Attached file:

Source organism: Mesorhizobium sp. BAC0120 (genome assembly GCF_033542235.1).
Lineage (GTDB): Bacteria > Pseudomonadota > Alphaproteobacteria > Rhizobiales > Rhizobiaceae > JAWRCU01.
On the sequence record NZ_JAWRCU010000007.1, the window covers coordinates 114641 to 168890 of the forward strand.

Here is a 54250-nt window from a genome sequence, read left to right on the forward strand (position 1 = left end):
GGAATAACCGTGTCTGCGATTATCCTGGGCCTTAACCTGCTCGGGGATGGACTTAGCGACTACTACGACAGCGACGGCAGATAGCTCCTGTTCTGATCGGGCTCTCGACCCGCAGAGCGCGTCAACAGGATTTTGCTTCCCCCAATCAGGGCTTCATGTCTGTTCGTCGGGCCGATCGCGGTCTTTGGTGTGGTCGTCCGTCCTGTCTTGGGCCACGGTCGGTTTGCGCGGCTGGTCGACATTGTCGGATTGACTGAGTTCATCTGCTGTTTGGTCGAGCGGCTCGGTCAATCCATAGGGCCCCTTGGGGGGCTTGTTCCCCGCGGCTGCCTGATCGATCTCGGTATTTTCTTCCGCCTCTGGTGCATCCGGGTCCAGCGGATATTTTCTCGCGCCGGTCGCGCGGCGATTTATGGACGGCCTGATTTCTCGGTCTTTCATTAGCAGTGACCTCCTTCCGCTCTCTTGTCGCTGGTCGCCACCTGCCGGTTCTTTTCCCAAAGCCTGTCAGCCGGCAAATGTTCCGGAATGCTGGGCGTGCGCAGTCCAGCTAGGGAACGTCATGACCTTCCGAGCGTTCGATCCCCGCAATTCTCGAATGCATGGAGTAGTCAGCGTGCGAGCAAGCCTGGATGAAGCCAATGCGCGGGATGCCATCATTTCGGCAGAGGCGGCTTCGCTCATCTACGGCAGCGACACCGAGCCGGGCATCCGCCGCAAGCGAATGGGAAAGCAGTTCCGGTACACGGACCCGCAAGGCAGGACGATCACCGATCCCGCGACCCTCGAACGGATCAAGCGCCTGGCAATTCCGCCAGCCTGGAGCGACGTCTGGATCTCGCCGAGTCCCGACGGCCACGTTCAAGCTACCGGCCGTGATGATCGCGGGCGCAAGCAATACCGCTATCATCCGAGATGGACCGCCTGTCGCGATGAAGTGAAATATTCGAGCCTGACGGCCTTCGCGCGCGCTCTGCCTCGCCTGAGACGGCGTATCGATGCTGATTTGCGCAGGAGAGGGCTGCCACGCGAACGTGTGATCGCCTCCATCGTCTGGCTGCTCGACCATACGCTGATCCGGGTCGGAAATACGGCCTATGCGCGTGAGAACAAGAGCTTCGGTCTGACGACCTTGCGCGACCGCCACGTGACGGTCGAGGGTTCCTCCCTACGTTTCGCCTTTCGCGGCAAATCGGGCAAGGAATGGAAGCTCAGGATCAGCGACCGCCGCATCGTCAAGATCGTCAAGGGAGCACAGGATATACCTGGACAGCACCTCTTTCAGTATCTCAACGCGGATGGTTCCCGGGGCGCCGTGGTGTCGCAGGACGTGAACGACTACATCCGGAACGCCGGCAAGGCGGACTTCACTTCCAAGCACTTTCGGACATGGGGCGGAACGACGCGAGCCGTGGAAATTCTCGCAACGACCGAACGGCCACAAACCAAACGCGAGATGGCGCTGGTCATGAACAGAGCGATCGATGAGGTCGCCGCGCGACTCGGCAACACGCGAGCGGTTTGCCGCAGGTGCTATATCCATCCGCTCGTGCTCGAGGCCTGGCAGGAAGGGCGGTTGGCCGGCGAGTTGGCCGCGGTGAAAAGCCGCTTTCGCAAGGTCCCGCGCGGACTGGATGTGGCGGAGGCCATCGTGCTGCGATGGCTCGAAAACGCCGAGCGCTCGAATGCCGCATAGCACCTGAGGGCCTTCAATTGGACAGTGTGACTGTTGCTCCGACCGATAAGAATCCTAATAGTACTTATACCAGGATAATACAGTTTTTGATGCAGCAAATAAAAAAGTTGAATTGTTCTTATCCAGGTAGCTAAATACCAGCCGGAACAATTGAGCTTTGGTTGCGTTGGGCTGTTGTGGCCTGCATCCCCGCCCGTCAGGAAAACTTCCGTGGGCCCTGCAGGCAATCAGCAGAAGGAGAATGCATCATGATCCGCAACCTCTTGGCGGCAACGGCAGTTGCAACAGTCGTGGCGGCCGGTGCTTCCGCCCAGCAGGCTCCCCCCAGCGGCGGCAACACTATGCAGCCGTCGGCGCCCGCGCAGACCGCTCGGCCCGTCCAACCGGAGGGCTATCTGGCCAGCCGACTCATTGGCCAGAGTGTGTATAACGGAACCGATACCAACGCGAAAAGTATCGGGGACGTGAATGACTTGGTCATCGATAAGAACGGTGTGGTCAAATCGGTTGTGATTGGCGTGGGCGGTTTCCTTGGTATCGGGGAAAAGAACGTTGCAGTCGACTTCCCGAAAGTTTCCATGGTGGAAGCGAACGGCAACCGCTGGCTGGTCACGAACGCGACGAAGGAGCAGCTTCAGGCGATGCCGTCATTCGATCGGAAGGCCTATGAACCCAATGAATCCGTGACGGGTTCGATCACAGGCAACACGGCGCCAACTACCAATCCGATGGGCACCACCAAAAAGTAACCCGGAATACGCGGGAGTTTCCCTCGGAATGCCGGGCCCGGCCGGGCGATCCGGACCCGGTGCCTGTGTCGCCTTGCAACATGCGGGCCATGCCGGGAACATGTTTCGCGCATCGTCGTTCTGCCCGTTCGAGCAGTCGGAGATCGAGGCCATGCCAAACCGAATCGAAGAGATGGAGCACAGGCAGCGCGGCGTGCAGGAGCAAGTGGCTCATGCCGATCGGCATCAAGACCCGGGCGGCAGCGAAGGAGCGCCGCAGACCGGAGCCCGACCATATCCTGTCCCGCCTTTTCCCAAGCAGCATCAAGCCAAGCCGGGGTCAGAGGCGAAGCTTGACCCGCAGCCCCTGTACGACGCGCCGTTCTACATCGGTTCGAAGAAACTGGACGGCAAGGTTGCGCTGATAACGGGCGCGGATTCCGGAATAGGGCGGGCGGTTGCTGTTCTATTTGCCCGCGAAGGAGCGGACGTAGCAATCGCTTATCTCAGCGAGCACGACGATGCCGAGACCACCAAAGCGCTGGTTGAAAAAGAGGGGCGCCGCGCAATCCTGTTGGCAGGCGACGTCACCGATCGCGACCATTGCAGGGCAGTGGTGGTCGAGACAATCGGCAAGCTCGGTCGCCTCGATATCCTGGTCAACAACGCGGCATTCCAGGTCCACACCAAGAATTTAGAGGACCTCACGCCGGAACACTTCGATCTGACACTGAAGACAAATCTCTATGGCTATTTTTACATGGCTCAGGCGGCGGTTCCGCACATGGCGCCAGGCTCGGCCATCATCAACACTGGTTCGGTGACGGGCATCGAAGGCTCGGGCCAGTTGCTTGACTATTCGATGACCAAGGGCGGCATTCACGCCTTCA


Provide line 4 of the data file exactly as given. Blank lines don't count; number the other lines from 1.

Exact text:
Here is a 54250-nt window from a genome sequence, read left to right on the forward strand (position 1 = left end):